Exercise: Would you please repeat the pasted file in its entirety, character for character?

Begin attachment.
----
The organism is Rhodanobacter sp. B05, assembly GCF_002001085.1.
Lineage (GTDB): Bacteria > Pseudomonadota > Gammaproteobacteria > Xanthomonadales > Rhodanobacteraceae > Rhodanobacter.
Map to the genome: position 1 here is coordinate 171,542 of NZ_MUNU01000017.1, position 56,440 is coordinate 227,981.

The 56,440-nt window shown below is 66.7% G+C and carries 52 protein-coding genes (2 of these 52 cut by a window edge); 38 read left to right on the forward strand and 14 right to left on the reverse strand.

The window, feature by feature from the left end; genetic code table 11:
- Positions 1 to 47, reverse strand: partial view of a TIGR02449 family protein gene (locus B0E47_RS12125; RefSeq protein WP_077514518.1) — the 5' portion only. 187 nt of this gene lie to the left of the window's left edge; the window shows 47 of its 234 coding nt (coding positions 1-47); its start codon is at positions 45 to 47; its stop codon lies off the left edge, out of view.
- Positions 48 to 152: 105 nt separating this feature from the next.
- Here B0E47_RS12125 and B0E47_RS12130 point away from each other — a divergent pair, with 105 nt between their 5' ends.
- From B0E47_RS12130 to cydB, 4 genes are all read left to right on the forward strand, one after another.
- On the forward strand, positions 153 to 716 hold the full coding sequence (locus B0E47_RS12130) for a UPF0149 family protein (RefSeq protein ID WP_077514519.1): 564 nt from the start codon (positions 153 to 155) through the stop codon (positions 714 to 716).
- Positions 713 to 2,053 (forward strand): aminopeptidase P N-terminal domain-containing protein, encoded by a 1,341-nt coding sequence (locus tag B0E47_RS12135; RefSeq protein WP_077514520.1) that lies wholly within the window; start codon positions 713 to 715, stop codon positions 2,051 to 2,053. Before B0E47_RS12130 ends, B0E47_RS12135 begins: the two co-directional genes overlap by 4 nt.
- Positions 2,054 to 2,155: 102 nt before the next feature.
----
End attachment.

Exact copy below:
The organism is Rhodanobacter sp. B05, assembly GCF_002001085.1.
Lineage (GTDB): Bacteria > Pseudomonadota > Gammaproteobacteria > Xanthomonadales > Rhodanobacteraceae > Rhodanobacter.
Map to the genome: position 1 here is coordinate 171,542 of NZ_MUNU01000017.1, position 56,440 is coordinate 227,981.

The 56,440-nt window shown below is 66.7% G+C and carries 52 protein-coding genes (2 of these 52 cut by a window edge); 38 read left to right on the forward strand and 14 right to left on the reverse strand.

The window, feature by feature from the left end; genetic code table 11:
- Positions 1 to 47, reverse strand: partial view of a TIGR02449 family protein gene (locus B0E47_RS12125; RefSeq protein WP_077514518.1) — the 5' portion only. 187 nt of this gene lie to the left of the window's left edge; the window shows 47 of its 234 coding nt (coding positions 1-47); its start codon is at positions 45 to 47; its stop codon lies off the left edge, out of view.
- Positions 48 to 152: 105 nt separating this feature from the next.
- Here B0E47_RS12125 and B0E47_RS12130 point away from each other — a divergent pair, with 105 nt between their 5' ends.
- From B0E47_RS12130 to cydB, 4 genes are all read left to right on the forward strand, one after another.
- On the forward strand, positions 153 to 716 hold the full coding sequence (locus B0E47_RS12130) for a UPF0149 family protein (RefSeq protein ID WP_077514519.1): 564 nt from the start codon (positions 153 to 155) through the stop codon (positions 714 to 716).
- Positions 713 to 2,053 (forward strand): aminopeptidase P N-terminal domain-containing protein, encoded by a 1,341-nt coding sequence (locus tag B0E47_RS12135; RefSeq protein WP_077514520.1) that lies wholly within the window; start codon positions 713 to 715, stop codon positions 2,051 to 2,053. Before B0E47_RS12130 ends, B0E47_RS12135 begins: the two co-directional genes overlap by 4 nt.
- Positions 2,054 to 2,155: 102 nt before the next feature.